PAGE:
Submitted by angelicas on Mon, 09/16/2019 - 09:53
Trina Leberer and Stuart Chape sign agreement between TNC and SPREP
September 16, 2019 by angelicas
Island and Ocean Ecosystems
Environmental Monitoring and Governance

 

The Secretariat of the Pacific Regional Environment Programme (SPREP) has renewed its five-year partnership agreement with The Nature Conservancy (TNC), the world’s largest conservation group. The Memorandum of Understanding (MOU) provides a framework for continued cooperation between SPREP and TNC to improve collaboration and encourage technical exchange in a variety of areas, including spatial planning, data sharing, building management capacity, implementing ecosystem-based adaptation, and monitoring and evaluation.

“The Nature Conservancy is an important partner for SPREP and we look forward to continuing our collaboration in the Pacific region to jointly address critical  conservation and environmental management issues for the benefit of Pacific island countries,” said SPREP Acting Deputy Director General Stuart Chape, who signed the agreement with TNC Pacific Division Director Trina Leberer at the recent Pacific Islands Roundtable for Nature Conservation’s 22nd meeting in Suva, Fiji .

As the first joint task under the agreement, TNC will lead a team of scientists to assess a range of environmental indicators, including live coral cover, terrestrial and marine protected area health, status of threatened species, and presence of invasive species such as crown-of-thorn starfish, rats and non-native birds that have impacted ecosystems across the Pacific. Assessments will be uploaded on the publicly available Pacific Environment Portal (PEP), and will complement existing regional and national environmental information, and will form the basis of the first Regional State of Environment Report and the updated version of the State of Conservation Report 2020.

“There is a growing sense of urgency in the Pacific to push for bolder conservation actions resulting in greater benefits to communities,” said Ms Trina Leberer. “These reports will provide critical information for Pacific island countries and territories as they identify their priorities to meet these needs in the next ten years.”

Following consultation with National Focal Points, Indicator Reference Groups, and regional specialists on specific indicators, SPREP and TNC will develop a Regional Response Document, which will link findings to key regional conservation strategies, including the Regional Framework for Nature Conservation and the Sustainable Development Goals.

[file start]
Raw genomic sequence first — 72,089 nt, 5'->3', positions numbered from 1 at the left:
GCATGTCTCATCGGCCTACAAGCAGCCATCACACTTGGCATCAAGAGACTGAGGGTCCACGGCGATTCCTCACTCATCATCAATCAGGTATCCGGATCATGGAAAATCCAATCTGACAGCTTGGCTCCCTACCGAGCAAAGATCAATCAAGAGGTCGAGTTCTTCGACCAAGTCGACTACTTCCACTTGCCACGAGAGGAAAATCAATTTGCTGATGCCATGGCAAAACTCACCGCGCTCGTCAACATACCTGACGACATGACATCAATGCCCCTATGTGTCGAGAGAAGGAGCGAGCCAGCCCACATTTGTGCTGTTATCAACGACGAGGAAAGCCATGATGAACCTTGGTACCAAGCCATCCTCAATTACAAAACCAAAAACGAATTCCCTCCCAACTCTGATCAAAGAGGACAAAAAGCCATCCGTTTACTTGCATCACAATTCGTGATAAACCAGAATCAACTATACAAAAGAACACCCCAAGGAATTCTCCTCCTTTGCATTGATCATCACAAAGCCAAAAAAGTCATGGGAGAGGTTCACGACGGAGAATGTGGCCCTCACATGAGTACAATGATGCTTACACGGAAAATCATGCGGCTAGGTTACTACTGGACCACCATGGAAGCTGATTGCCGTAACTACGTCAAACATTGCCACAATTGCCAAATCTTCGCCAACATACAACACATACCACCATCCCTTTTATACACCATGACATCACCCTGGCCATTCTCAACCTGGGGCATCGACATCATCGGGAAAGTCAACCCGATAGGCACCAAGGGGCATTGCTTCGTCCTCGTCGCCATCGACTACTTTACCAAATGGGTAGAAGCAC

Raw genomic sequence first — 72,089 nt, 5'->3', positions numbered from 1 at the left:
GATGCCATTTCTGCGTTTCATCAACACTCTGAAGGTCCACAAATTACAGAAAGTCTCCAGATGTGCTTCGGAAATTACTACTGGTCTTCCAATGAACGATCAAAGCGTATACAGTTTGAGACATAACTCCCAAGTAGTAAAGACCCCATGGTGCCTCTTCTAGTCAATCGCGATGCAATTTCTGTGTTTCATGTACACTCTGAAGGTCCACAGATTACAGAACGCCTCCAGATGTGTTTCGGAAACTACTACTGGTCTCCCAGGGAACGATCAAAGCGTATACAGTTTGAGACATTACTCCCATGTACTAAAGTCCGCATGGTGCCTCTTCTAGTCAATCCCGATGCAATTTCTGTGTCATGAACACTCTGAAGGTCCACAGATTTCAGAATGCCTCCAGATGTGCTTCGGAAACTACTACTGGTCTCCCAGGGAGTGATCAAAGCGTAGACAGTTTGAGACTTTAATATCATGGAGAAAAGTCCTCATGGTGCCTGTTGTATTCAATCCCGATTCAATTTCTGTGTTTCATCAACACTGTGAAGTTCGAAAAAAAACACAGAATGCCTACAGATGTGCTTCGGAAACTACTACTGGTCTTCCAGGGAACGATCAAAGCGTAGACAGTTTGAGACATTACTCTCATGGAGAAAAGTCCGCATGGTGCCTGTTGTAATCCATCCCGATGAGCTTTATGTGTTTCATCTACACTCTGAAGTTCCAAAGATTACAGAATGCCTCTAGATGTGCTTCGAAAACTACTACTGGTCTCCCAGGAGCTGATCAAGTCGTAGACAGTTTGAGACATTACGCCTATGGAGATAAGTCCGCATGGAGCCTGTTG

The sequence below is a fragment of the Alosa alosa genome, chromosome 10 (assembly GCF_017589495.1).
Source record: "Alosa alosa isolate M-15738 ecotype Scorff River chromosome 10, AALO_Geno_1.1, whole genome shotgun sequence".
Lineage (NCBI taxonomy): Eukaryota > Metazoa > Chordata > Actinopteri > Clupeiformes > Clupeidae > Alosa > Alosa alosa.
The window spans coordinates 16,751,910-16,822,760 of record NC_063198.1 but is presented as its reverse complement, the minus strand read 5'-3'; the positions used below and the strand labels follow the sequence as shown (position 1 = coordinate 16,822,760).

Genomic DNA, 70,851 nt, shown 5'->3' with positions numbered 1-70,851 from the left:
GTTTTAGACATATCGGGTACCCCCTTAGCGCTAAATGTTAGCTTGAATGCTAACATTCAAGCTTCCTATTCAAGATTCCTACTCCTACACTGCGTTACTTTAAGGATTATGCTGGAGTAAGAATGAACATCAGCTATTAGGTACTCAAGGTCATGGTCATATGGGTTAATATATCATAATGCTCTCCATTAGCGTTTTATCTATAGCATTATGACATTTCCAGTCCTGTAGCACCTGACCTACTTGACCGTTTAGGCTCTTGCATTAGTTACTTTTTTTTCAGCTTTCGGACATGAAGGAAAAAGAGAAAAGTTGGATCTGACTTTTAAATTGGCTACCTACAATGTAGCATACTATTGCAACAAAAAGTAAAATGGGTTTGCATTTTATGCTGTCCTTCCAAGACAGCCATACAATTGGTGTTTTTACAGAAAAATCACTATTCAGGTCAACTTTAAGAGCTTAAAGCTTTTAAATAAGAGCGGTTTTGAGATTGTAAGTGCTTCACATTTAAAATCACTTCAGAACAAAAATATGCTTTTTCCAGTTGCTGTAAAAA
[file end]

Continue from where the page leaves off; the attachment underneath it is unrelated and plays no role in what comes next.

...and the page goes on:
Together, this new information will be crucial in developing a clear set of regional outputs and messaging efforts at major events in 2020, including the 10th Pacific Islands Conference on Nature Conservation and Protected Areas, to be held next April in Noumea, New Caledonia.

 

About the Secretariat of the Pacific Regional Environment Programme (SPREP): SPREP is the regional organisation established by the Governments and Administrations of the Pacific charged with protecting and managing the environment and natural resources of the Pacific. SPREP has 21 Pacific island member countries and territories which it serves in its mandate to promote cooperation in the Pacific region, and providing assistance in the protection and improvement of the Pacific environment to ensure sustainable development for present and future generations. To learn more, visit www.sprep.org or follow @SprepChannel on Twitter or follow SPREP on Facebook.

About The Nature Conservancy: The Nature Conservancy (TNC) is a global conservation organization dedicated to conserving the lands and waters on which all life depends. Guided by science, we create innovative, on-the-ground solutions to our world's toughest challenges so that nature and people can thrive together. We are tackling climate change, conserving lands, waters and oceans at an unprecedented scale, providing food and water sustainably and helping make cities more sustainable. Working in 72 countries, we use a collaborative approach that engages local communities, governments, the private sector, and other partners. To learn more, visit www.nature.org or follow @nature_press on Twitter.